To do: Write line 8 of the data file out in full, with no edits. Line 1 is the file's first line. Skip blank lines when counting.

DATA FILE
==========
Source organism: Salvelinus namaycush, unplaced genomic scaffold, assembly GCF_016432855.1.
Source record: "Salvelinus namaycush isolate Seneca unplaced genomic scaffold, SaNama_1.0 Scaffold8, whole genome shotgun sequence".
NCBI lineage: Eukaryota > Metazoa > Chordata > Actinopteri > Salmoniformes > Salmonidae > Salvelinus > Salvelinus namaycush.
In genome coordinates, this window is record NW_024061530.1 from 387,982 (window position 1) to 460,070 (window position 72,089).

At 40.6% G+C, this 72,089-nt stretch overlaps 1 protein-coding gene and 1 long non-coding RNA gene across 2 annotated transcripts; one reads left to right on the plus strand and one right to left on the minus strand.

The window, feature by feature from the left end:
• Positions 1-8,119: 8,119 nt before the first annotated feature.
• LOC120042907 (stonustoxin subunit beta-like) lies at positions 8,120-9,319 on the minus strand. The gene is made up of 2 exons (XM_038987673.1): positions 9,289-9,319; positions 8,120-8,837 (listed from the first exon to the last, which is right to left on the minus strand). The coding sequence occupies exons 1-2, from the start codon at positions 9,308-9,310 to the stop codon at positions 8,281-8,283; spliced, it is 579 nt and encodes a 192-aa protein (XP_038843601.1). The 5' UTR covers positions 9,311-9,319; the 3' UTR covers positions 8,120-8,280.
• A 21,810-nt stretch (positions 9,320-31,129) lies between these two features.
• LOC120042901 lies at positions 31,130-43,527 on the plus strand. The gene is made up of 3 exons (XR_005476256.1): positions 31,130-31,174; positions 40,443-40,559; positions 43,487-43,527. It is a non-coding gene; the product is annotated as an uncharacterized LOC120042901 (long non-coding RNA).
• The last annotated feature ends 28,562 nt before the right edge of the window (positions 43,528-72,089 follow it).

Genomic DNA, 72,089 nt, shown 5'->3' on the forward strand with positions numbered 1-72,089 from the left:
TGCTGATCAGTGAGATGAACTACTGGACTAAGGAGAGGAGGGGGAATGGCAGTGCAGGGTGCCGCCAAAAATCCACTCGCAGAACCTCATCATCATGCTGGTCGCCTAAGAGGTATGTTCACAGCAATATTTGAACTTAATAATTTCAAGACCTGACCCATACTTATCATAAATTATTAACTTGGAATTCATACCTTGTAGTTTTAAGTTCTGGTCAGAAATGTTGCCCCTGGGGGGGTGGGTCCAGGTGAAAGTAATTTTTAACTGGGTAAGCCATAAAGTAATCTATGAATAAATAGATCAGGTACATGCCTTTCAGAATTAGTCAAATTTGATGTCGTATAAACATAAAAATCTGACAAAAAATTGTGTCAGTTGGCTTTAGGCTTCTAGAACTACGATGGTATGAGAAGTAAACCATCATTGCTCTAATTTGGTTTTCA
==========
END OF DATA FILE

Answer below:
• LOC120042907 (stonustoxin subunit beta-like) lies at positions 8,120-9,319 on the minus strand. The gene is made up of 2 exons (XM_038987673.1): positions 9,289-9,319; positions 8,120-8,837 (listed from the first exon to the last, which is right to left on the minus strand). The coding sequence occupies exons 1-2, from the start codon at positions 9,308-9,310 to the stop codon at positions 8,281-8,283; spliced, it is 579 nt and encodes a 192-aa protein (XP_038843601.1). The 5' UTR covers positions 9,311-9,319; the 3' UTR covers positions 8,120-8,280.